In 1839, three years after Texas became a republic, Johnson moved to Shelby County, where, in 1842, the vigilante violence known as the Texas Regulator-Moderator War broke out. Johnson became a captain in the Regulator forces. As that conflict drew to a close, he won a seat in the Congress of the Republic of Texas, serving briefly in the Senate.
Johnson was awarded "immigrant headrights" to 640 acres in the part of Navarro County that became Tarrant County.
When the Mexican War began in 1846, Johnson formed a company of volunteers from his old companions in the Regulators. Discharged later that year, he returned to Navarro County, where he raised a mounted company in Col. Peter H. Bell's Ranger Regiment to fight Comanche and Kiowa on Texas' northern borders.
He was promoted to lieutenant colonel, but because of injuries, he went home to recuperate. There, he became commander of a company of Texas Rangers with headquarters near Marrow Bone Springs in present-day Arlington. He also was put in charge of Indian Trading Post No. 1.
With his wife, Vienna, and eight children, he began building the plantation, buying hundreds of additional acres, and became one of the largest slave owners in Tarrant County.
On June 6, 1849, Brevet Maj. Ripley Arnold and 37 men of Company F, Second Regiment of the Army Dragoons arrived at what had become Johnson's Station.
Arnold gave Johnson a letter of introduction from Johnson's Mexican War friend Gen. William J. Worth asking for help selecting a site for an Army post and fort on the Trinity River.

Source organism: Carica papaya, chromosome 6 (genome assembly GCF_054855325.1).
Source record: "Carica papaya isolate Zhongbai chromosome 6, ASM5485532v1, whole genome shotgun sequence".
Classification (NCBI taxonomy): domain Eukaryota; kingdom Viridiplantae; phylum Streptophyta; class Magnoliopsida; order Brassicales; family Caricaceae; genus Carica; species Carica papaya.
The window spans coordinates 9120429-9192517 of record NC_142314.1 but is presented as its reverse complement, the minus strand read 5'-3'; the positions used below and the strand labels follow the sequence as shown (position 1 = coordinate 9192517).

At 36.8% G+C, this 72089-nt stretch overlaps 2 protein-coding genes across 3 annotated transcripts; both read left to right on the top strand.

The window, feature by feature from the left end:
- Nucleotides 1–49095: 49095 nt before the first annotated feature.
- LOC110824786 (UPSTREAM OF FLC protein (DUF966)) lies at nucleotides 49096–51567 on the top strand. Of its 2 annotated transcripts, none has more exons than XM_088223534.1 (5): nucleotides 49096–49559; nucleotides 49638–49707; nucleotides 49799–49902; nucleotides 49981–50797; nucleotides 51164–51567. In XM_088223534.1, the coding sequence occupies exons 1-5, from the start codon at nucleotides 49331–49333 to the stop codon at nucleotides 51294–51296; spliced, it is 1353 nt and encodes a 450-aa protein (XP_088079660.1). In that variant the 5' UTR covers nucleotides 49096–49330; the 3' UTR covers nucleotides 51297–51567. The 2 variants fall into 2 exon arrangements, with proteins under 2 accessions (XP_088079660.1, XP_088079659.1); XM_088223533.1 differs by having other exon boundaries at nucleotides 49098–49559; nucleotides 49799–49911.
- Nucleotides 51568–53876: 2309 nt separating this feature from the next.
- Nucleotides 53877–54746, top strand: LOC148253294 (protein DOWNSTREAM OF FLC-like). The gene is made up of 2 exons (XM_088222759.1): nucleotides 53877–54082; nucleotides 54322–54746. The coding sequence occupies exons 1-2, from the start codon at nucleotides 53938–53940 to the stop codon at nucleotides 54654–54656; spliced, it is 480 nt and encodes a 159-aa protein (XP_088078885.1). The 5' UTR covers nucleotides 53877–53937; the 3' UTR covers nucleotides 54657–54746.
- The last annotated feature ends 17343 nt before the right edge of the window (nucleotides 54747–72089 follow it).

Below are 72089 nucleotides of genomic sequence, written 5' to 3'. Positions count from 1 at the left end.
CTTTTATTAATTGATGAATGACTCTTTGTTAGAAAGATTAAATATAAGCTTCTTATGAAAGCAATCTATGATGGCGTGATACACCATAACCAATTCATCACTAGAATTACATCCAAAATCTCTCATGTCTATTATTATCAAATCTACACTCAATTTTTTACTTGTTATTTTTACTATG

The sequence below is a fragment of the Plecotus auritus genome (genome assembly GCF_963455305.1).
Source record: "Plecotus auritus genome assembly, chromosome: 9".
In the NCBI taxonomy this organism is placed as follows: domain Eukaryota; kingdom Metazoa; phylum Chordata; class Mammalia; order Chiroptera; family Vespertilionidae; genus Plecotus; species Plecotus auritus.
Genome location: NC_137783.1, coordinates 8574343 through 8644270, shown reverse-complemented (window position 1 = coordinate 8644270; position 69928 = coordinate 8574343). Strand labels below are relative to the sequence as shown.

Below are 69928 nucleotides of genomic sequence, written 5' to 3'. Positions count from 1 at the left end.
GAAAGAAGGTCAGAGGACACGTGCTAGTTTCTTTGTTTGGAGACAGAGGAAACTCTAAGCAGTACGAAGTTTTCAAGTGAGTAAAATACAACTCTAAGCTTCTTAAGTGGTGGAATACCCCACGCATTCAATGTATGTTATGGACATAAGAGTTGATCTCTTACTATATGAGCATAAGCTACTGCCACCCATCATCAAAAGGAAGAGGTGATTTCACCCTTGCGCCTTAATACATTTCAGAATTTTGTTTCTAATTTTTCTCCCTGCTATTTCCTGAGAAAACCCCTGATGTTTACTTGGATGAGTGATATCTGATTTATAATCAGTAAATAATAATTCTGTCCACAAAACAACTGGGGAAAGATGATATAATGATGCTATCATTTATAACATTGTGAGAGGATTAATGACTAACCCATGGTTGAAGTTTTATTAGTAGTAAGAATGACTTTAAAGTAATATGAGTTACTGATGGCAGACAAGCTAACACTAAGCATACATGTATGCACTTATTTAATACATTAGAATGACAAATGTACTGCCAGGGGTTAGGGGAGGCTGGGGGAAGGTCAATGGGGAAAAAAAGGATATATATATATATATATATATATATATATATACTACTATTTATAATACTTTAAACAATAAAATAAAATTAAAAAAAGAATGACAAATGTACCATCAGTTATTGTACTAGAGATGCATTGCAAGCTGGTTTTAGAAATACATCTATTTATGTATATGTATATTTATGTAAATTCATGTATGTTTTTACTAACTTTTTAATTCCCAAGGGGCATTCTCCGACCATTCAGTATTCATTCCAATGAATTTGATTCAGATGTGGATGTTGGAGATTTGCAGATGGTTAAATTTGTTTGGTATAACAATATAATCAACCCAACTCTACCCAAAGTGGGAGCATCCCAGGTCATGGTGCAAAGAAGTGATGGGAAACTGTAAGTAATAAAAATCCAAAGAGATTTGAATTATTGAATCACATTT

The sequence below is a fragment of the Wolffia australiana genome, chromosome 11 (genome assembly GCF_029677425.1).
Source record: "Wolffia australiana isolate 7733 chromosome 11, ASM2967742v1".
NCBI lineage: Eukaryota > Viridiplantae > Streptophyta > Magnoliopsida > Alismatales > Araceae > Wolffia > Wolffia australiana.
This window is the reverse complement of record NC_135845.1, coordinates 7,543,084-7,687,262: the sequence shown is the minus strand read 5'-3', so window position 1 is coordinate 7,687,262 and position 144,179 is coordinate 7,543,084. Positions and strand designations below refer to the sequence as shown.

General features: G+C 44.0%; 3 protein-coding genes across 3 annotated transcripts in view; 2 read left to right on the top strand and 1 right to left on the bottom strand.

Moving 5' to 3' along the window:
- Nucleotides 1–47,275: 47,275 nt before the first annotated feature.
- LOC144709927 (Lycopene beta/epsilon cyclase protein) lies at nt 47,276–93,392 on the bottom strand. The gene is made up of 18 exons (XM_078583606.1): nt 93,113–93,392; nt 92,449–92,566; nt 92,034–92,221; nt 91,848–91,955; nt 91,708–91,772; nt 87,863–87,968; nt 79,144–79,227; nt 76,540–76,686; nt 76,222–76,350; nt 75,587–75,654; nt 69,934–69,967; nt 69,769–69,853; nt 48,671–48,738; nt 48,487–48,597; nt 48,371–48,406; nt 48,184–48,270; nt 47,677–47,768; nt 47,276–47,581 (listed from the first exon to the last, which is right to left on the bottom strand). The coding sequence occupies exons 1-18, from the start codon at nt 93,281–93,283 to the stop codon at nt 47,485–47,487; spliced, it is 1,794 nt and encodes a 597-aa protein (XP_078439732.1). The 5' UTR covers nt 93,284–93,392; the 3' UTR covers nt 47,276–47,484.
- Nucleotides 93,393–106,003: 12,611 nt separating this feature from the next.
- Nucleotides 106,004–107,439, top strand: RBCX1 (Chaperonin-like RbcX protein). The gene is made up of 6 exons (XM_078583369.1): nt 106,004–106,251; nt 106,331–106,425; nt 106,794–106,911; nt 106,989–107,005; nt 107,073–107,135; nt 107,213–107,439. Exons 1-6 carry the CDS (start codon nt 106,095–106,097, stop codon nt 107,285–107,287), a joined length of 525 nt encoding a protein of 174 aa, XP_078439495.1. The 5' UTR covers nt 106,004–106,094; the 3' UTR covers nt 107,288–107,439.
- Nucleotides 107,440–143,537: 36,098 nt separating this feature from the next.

Johnson and other men from the area guided the party to a spot on the bluff above the confluence of the West and Clear forks of the river. Arnold approved the site, and by August, a log barracks and other structures were almost complete.
Fort Worth was born.
In 1849, Johnson ran for lieutenant governor but lost. He ran for governor in 1851, 1853, 1855 and 1857 and lost each time.
By 1861, Johnson owned the land around where the fort had been and donated some of it for Tarrant County's first courthouse.
Johnson opposed Texas' secession from the Union, but after Texas joined the Confederacy, he organized the 14th Texas Cavalry Regiment, which saw service in the Civil War on both sides of the Mississippi River.
Later he commanded blockade runners who arranged for cotton from Confederate states to be shipped through Cuba and Mexico to British Jamaica and on to England in exchange for arms, medicine and other supplies.
After the war, Johnson won election to the State Reconstruction Convention in December 1865.
But on May 15, 1866, while returning to Johnson's Station from Austin, he had a stroke and died.
He is buried in the Johnson family cemetery in Arlington.
Sources: the Texas State Historical Association; In Old Fort Worth, Compiled by Mack and Madeline Williams; and Arlington, Texas: Birthplace of the Metroplex, Compiled by Arista Joyner.
Johnson Station Cemetery Historical Marker
Marker Title: Johnson Station Cemetery
Address: 1100 block of W. Mayfield
Year Marker Erected: 1986
Marker Location: 1100 block W. Mayfield and S. Cooper (FM 157), Arlington.
Marker Text: Now part of Arlington, this area was established in the 1840s as a ranger station and trading post known as Johnson Station. This cemetery serves as a reminder of that early settlement. The oldest marked grave in the cemetery is that of Elizabeth Robinson, who died November 15, 1863. A number of unmarked graves may date from an earlier time period. A variety of gravestone styles may be found here, marking the burial sites of pioneer settlers, veterans of the Civil War, and charter members of an early Masonic Lodge. Texas Sesquicentennial 1836-1986.